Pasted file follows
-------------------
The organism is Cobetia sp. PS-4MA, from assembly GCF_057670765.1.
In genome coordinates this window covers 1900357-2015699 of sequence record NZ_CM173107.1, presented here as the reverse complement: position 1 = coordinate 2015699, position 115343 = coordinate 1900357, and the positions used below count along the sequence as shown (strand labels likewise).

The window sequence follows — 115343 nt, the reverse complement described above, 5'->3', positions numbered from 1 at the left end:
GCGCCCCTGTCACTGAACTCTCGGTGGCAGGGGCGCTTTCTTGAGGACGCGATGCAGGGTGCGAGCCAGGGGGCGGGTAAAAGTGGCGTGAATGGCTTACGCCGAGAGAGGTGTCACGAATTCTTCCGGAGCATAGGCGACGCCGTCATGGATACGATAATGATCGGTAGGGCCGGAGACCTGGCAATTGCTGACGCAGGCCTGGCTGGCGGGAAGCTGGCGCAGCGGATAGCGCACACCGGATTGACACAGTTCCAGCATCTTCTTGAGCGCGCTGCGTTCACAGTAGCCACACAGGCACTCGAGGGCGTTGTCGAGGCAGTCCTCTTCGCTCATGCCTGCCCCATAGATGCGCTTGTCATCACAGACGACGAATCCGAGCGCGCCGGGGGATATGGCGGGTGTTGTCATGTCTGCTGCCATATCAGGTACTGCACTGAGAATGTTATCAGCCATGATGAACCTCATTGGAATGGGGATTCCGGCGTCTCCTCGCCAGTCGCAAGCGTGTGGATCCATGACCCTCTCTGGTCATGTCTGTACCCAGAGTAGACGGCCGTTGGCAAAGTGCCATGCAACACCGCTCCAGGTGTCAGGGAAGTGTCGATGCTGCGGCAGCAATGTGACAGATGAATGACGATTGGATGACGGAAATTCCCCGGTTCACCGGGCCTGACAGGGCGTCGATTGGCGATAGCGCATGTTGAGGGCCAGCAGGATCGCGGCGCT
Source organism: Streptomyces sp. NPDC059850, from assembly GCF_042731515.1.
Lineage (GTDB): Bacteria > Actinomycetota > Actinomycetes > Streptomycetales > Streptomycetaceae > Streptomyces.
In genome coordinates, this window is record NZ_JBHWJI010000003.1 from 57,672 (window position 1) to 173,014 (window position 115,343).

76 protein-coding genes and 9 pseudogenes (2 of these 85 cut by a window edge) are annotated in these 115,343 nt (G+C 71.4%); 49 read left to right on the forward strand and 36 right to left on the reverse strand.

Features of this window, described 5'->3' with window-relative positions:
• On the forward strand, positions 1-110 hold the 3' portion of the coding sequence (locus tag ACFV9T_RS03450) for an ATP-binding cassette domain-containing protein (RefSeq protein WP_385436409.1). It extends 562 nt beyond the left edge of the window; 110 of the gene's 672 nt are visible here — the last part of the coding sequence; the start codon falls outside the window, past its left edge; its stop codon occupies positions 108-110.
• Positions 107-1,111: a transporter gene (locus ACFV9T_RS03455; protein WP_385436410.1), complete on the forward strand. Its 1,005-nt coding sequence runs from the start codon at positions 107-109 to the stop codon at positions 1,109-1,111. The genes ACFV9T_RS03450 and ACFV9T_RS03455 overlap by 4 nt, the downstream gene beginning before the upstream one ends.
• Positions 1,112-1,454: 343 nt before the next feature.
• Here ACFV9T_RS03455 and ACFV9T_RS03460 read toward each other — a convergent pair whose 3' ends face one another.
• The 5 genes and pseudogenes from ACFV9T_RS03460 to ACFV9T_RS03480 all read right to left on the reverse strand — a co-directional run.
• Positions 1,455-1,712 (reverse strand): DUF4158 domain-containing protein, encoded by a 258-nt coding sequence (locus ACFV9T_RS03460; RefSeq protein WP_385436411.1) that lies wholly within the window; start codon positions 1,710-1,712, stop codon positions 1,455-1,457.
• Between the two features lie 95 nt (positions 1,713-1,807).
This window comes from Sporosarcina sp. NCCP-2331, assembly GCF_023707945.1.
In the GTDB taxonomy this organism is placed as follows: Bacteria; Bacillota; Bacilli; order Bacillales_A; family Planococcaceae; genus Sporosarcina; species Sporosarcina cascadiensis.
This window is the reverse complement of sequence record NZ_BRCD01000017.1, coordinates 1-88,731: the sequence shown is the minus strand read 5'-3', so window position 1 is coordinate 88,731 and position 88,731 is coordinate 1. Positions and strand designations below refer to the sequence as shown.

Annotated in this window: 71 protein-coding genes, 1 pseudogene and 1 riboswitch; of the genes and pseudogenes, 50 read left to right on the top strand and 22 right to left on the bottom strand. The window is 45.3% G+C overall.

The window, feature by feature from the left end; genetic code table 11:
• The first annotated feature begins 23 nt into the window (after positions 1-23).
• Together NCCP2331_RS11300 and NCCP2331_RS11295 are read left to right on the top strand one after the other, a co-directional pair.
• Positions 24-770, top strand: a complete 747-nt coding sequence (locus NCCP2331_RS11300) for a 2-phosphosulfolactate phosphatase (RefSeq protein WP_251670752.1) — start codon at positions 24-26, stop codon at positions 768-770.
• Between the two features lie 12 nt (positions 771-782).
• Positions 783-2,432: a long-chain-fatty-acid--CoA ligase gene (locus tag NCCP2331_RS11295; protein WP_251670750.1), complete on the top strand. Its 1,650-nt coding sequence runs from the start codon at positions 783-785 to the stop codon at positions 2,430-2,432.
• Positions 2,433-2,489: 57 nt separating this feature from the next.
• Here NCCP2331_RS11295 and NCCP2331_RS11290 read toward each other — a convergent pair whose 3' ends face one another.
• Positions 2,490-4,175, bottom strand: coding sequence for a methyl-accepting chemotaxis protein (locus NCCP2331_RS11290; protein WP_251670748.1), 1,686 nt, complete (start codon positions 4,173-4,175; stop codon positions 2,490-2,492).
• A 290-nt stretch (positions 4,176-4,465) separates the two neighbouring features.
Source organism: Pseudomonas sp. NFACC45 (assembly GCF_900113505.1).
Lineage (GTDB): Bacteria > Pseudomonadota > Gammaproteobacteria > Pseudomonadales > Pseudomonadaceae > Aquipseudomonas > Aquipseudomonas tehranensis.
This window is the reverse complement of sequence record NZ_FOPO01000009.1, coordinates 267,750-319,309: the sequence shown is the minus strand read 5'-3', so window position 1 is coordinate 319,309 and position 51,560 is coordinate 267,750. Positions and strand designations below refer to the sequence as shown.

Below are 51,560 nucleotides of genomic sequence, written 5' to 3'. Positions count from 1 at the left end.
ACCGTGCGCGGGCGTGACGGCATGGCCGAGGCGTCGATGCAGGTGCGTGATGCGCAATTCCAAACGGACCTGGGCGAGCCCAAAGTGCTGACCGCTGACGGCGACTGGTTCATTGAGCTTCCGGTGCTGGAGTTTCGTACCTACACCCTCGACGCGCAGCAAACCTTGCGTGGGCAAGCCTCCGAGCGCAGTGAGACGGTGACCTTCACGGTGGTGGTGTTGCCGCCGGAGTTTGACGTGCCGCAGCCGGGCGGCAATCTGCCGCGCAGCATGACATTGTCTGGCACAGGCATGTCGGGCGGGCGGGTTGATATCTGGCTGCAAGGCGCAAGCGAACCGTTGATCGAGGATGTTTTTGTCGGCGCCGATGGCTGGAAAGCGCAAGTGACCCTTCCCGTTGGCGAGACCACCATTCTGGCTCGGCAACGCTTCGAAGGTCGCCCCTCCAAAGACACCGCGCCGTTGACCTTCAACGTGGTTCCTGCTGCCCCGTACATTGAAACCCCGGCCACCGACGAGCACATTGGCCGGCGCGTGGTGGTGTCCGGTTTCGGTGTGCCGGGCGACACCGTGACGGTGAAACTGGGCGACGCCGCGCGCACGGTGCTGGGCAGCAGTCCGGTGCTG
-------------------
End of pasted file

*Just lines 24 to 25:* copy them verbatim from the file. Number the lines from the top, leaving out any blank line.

• Positions 24-770, top strand: a complete 747-nt coding sequence (locus NCCP2331_RS11300) for a 2-phosphosulfolactate phosphatase (RefSeq protein WP_251670752.1) — start codon at positions 24-26, stop codon at positions 768-770.
• Between the two features lie 12 nt (positions 771-782).